The typical profile of an American adult reader of literature is a college educated professional making a decent salary in a choice environment such as the publishing industry law office consulting firm or college or university But how about the other America populated by men and women worlds away from ever reading literary works men and women living in the raw boned land of work boots crap jobs hard liuor chain smokes trailer camps hollering from foul mouths and breakdowns from beat up cars? Well welcome to Carver country There are 37 stories in this Raymond Carver collection As way of providing a taste of what the reader unfamiliar with the author might expect here is a short write up on four stories each story vintage Raymond CarverTHEY'RE NOT YOUR HUSBANDEarl is a salesman between jobs Earl goes to the diner where his wife Doreen works as a waitress on the night shift He overhears two men at the counter make less than flattering remarks about his wife's overly large posterior Then when Doreen leans over to scoop out ice cream we read The white skirt yanked against her hips and crawled up her legs What showed was girdle and it was pink thighs that were rumpled and gray and a little hairy and veins that spread in a berserk display The two men sitting beside Early exchanged looks The next morning Earl asks Doreen to go on a diet and lose a few pounds Doreen agrees and Earl buys a scale and with paper and pencil in hand keeps close track when Doreen steps on the scale Doreen has minimal success initially but then loses nearly 20 pounds over the next few weeks At this point Earl returns to the dinner but what happens as he sits at the counter does not fit in with his plans of redemption Ah to have a wife other men find attractive and desirableFATA fat man sits alone at a restaurant table for his evening meal He is so fat he would ualify for what we 21st century readers would term morbidly obese Unlike everyone else working at the restaurant the cook the busboy the other waitresses the narrator of the story who waits on his table is touched by the fat man's humanity And the trips to his table the greater her compassion and understanding We feel a kind of kinship with the narrator as she tells the story and speaks of the fat man's fat fingers his puffing as he sits at the table his referring to himself as we And when she is in bed that night with her boyfriend we are given the sense that she is at the beginning of a life transformation as a result of her contact with the fat manNEIGHBORSBookkeeper Bill and secretary Arlene feel isolated and see themselves as stick in the muds compared to freuent flyer on the go salesman Jim and wife Harriet Jim and Harriet go away on one of their many trips and as per usual leave their apartment key with their across the hall neighbors so Bill and Arlene can feed the cat and water the plants Reasonable reuest; the courtesy and community of neighbors However this time across the hall neighbors Bill and Arlene break routine their envy and jealousy runneth over First time in the apartment Bill raids the medicine chest and pockets Harriet's pills and then moves to the living room and helps himself to a couple of good swigs of Jim's Scotch Next time in Bill commits even extreme invasions of privacy And then Arlene takes her turn invading privacy an invasion leading to ooh a naughty discovery The story ends with an unexpected twist leaving the reader with no doubts as to the depth of the couple's alienation and sadnessVITAMINSThe narrator waxes floors during the night at the local hospital and lives with out of work Patti who in her uest for self respect via employment resorts to selling vitamins door to door After her initial success Patti is promoted given a crew of girls to oversee and an office in the local mall But the vitamin job takes over Patti's life and she hates it telling the narrator she even dreams of pitching vitamins to customers Shella one of the vitamin salesgirls loves Patti Shella gets drunk and passes out at Patti's Christmas party The next morning an injured Shella wants Patti to drive her to the hospital but the narrator won't let Shella wake up Patti A cursing Shella walks out never to be seen again The story continues and we as readers are given a clear view of a world where the uest for love is never a happy one and people fall back into listening to their favorite sentimental music and hard drinking lots of hard drinking with dreams of escape to such places as Portland or Phoenix In Carver country what people are really trying to escape from is their own lives The author captures their humanity and their despair in telling detail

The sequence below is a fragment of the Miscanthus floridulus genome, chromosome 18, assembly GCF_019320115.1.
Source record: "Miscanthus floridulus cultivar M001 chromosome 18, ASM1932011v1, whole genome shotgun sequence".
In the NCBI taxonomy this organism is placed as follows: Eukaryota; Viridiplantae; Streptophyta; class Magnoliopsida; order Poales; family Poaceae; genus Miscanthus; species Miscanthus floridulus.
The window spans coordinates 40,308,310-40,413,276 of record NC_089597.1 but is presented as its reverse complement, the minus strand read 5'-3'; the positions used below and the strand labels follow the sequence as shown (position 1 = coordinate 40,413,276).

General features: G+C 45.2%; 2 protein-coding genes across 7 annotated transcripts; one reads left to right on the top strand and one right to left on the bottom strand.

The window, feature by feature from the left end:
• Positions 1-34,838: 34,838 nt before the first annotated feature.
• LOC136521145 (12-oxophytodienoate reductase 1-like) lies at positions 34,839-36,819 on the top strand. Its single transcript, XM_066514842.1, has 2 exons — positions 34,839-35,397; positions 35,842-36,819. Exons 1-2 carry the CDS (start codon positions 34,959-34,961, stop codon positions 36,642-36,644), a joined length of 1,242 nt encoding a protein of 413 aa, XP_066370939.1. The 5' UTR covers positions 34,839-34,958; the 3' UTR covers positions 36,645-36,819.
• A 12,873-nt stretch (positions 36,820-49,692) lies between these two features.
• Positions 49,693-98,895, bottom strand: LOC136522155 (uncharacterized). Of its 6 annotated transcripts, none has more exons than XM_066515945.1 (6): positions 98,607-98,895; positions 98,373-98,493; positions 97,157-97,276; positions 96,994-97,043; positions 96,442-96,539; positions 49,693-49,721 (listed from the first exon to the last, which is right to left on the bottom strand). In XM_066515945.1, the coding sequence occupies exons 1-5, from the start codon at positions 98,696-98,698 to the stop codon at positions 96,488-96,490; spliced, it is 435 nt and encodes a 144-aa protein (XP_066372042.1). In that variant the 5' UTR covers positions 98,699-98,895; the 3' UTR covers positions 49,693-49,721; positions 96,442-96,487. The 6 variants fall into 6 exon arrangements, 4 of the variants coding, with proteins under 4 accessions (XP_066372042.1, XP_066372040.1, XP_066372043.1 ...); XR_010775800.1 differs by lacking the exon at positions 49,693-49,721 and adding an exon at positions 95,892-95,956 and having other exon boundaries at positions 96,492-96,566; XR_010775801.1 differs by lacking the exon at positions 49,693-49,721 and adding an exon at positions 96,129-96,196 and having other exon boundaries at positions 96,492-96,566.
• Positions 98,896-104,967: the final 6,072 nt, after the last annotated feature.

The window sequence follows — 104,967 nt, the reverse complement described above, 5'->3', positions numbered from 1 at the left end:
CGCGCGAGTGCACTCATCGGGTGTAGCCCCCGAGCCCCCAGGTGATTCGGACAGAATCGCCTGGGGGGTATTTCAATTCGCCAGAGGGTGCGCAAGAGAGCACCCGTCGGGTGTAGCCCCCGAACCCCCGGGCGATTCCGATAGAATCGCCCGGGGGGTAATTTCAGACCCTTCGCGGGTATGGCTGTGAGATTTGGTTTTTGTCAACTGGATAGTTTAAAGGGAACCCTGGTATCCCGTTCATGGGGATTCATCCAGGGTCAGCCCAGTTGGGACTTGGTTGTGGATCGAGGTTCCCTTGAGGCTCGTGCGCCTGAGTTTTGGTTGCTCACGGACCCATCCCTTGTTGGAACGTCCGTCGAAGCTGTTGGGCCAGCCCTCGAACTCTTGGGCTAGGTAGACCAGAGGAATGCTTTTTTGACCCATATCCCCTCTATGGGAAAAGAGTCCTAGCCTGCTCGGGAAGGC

2. says: